# Inner e dot product

1. Nov 16, 2013

### Jhenrique

A simple question: what is the difference between inner product and dot product?

2. Nov 16, 2013

### jgens

The dot product is just a specific inner product on Rn.

3. Nov 16, 2013

### HallsofIvy

Staff Emeritus
An "inner product" on a given vector space V, over the complex numbers, is any function that, to any two vectors in U, u and v, assigns the complex number, <u, v> such that
1) For any vector, v, $<v, v>\ge 0$ and $<v, v>= 0$ if and only if v= 0.
2) For any vectors, u and v, and any complex number, r, r<u, v>= <ru, v>.
3) For any vectors, u and v, $<u, v>= \overline{v, u}$.

(If V is a vector space over the real numbers, <u, v> must be real and <u, v>= <v, u>.)

The "dot product on Rn" is an inner product and the converse is almost true:
If we take a basis on the vector space V, consisting of "orthonormal vectors" where "orthogonal" is defined as <u, v>= 0 and "normal" as <v, v>= 1, there is a natural isomorphism from V to Rn, where n is the dimension of V, so we can write u and v as "ordered n-tuples" and the inner product on V is exactly the dot product on Rn.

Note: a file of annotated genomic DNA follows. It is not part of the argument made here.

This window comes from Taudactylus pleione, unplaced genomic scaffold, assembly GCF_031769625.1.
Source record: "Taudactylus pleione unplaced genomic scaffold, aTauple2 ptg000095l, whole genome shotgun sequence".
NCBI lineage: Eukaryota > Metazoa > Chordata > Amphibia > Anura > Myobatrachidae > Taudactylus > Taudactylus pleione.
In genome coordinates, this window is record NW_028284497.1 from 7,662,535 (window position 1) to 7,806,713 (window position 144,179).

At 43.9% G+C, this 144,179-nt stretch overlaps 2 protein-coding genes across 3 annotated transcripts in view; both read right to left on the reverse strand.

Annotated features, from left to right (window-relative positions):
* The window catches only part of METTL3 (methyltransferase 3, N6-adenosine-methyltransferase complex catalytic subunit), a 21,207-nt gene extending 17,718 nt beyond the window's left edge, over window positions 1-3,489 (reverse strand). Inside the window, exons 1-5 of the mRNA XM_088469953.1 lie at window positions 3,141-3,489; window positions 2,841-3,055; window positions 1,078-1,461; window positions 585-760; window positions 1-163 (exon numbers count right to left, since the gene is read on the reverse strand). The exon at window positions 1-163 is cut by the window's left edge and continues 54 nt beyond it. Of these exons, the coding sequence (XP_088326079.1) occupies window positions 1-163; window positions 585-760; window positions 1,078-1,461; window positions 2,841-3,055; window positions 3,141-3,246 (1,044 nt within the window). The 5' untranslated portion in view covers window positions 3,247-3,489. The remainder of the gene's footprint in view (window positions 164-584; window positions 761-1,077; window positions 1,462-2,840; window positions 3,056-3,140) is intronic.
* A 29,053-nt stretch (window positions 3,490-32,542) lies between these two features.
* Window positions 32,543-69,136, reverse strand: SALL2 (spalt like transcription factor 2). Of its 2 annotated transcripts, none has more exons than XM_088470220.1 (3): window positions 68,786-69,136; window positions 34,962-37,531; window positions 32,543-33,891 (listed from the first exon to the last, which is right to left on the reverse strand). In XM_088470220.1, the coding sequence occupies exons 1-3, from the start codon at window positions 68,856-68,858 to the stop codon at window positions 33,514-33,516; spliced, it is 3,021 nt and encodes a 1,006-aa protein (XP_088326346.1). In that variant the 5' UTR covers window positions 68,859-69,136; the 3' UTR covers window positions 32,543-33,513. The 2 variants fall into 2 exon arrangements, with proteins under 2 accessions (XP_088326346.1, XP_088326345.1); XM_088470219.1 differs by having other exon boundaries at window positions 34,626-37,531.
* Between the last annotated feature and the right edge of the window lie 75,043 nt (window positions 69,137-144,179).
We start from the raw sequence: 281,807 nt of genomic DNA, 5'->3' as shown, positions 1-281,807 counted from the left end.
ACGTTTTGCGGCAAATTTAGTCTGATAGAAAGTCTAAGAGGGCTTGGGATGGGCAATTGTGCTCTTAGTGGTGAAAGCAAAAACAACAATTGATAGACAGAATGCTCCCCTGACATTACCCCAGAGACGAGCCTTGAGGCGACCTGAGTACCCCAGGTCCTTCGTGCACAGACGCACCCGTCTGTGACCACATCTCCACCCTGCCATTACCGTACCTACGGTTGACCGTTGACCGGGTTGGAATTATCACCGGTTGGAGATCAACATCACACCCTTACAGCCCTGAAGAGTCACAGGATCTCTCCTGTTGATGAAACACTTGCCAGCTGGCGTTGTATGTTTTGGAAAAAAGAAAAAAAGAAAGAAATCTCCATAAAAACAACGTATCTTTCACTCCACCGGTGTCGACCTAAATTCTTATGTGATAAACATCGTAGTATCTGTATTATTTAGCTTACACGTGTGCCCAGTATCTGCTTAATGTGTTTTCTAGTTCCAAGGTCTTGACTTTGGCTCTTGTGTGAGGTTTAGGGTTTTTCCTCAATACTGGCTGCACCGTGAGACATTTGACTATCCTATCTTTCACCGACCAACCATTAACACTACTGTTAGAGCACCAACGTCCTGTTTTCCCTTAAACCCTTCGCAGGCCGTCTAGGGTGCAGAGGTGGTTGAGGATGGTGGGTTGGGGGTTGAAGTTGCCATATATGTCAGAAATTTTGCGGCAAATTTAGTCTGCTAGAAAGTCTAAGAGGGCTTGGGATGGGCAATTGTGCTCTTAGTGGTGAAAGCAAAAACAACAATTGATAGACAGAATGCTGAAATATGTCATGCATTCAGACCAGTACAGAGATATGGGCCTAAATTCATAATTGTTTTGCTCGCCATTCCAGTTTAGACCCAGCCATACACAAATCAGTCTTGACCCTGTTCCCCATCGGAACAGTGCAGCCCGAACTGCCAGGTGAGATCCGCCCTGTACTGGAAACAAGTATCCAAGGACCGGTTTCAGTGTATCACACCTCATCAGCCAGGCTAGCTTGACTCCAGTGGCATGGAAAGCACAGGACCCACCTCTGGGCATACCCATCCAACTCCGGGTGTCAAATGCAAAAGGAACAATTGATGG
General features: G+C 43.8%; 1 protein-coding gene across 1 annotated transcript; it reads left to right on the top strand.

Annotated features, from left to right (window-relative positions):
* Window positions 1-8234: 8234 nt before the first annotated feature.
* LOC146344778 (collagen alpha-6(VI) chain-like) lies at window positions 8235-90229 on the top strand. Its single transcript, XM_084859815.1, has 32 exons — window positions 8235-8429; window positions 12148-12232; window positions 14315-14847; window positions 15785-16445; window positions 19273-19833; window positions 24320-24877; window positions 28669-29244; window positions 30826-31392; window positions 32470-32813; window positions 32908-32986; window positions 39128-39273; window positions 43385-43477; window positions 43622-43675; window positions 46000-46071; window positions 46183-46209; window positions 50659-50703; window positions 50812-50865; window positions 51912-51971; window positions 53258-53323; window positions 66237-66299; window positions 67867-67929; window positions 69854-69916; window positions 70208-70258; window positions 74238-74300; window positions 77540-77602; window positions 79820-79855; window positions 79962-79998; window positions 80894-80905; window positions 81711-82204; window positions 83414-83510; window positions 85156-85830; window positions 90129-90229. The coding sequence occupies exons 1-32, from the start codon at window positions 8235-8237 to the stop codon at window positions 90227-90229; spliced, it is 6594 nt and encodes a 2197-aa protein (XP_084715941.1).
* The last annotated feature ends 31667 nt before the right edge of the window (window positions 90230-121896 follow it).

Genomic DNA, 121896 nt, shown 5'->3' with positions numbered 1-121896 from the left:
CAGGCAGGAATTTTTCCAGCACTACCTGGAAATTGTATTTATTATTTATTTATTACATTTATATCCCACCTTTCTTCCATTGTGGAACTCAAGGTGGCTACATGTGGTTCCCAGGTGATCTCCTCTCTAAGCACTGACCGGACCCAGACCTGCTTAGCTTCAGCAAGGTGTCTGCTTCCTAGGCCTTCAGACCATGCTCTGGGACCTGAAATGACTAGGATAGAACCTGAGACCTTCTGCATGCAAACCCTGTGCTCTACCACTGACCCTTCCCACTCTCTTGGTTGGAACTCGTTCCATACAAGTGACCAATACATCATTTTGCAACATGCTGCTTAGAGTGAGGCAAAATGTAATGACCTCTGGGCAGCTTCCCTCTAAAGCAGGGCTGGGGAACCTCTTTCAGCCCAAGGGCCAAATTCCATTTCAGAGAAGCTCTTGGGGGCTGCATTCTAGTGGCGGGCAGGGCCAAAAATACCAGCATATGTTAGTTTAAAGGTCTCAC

4. Nov 16, 2013

### Jhenrique

I understood. But, by the way, if there is a product between vectors involving the modulus and the sine of the angle formed and can result or a scalar or a vector (exterior product and cross product), so, similarly, no exist a prodcut between vectors involving the modulus and the cossine of the angle formed that could result or a scalar or a vector too?